The Haunted Man.
The Mauvais Sujet.
SOME two or three
weeks after the opening of the new organ, and whilst Beckside was
still in the first flush of its pride as the only country chapel in
the Duxbury Circuit that could boast of such a luxury, Jabe caught
cold again, and was threatened with a return of his old throat
complaint. He was compelled therefore to stay indoors on the
Sunday. This of course went badly against the grain; and in
order to keep the old man "ony bit loike," Ben and two or three
others called after each service and gave a full and particular
account of all that had taken place at the chapel, dwelling at
length on the achievements of the new organ, and the wonderful way
in which Mrs. Dr. Walmsley played it.
As the time for the close of the evening service drew near,
Jabe limped about in his parlour with his throat muffled up,
fidgeting and talking impatiently to himself, and peeping every
minute or two out of the corner of the window to see if the chapel
was "loosing." For the life of him he could not sit still.
One moment he was consulting the long-cased clock standing near the
door that led into the shop, and comparing it carefully with his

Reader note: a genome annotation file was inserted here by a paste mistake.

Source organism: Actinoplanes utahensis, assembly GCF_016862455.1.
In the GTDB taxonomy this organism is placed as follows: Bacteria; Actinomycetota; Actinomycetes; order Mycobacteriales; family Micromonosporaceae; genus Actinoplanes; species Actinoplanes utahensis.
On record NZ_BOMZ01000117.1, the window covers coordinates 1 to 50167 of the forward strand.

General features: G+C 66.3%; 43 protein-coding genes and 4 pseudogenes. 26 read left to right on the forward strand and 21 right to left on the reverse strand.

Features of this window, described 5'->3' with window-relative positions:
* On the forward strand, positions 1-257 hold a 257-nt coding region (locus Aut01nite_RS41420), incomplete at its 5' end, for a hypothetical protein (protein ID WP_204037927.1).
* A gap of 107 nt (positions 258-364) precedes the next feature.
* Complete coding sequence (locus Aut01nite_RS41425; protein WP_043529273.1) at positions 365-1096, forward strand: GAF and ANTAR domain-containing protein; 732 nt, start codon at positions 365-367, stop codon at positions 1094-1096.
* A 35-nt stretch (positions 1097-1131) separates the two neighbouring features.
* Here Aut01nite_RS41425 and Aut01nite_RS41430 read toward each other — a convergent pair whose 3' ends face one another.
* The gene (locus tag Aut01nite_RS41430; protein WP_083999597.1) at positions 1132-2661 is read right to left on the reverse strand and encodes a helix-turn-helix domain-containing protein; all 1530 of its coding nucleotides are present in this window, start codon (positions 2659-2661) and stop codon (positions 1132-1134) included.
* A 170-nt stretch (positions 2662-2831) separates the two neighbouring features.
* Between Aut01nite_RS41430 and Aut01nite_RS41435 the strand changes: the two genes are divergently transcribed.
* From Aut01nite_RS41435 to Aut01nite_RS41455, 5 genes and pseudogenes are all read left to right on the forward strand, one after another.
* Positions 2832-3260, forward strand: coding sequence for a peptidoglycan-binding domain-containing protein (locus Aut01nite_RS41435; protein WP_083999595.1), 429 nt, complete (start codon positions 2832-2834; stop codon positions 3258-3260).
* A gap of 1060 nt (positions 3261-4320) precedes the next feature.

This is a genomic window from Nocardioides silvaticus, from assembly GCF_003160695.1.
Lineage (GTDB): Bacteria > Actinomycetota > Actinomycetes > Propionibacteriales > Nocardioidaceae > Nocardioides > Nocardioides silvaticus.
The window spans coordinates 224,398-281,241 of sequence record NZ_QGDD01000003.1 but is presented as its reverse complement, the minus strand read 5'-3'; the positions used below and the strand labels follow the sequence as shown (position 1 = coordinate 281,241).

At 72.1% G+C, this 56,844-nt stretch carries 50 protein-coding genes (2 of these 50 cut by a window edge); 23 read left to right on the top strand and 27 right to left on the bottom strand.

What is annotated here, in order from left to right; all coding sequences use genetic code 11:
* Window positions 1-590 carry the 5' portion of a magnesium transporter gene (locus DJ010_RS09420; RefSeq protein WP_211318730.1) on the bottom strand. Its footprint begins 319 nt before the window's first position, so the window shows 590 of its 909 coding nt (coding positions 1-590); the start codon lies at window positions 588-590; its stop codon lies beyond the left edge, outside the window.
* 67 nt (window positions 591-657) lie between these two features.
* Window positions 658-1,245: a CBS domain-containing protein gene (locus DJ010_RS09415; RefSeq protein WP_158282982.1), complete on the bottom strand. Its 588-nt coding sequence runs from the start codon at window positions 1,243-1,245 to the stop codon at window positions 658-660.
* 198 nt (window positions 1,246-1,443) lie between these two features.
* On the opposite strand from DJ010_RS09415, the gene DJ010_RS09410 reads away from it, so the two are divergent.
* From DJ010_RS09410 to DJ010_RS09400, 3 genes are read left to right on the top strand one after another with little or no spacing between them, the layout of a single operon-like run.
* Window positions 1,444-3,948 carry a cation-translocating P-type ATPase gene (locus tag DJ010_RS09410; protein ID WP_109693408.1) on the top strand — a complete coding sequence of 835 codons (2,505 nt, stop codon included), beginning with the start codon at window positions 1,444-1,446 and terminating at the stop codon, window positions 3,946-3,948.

double-cased watch, and the next he was taking a sip at a jug of
"balm tay" which stood on the oven-top. Then he limped to the
window again, and after getting as close to the wall as he could in
order to see as far round the corner as possible, he stood there
peeping slantwise up the hill to see if anyone were coming down it.
Every now and again he imagined he could hear the organ, and stood
still in the middle of the floor to listen, although he knew, in
spite of Jimmy Juddy's solemn declaration that he had heard it in
their kitchen, that the chapel was too far away to allow of any such
thing. Then he began to snarl under his breath at the
preacher, and went twice to examine the "plan" hanging behind the
parlour door to make sure that the man appointed was not one of
those longwinded ones.
All at once, however, the front door was noisily burst open,
and in rushed Sam Speck, almost out of breath in his haste to tell
his somewhat remarkable tidings.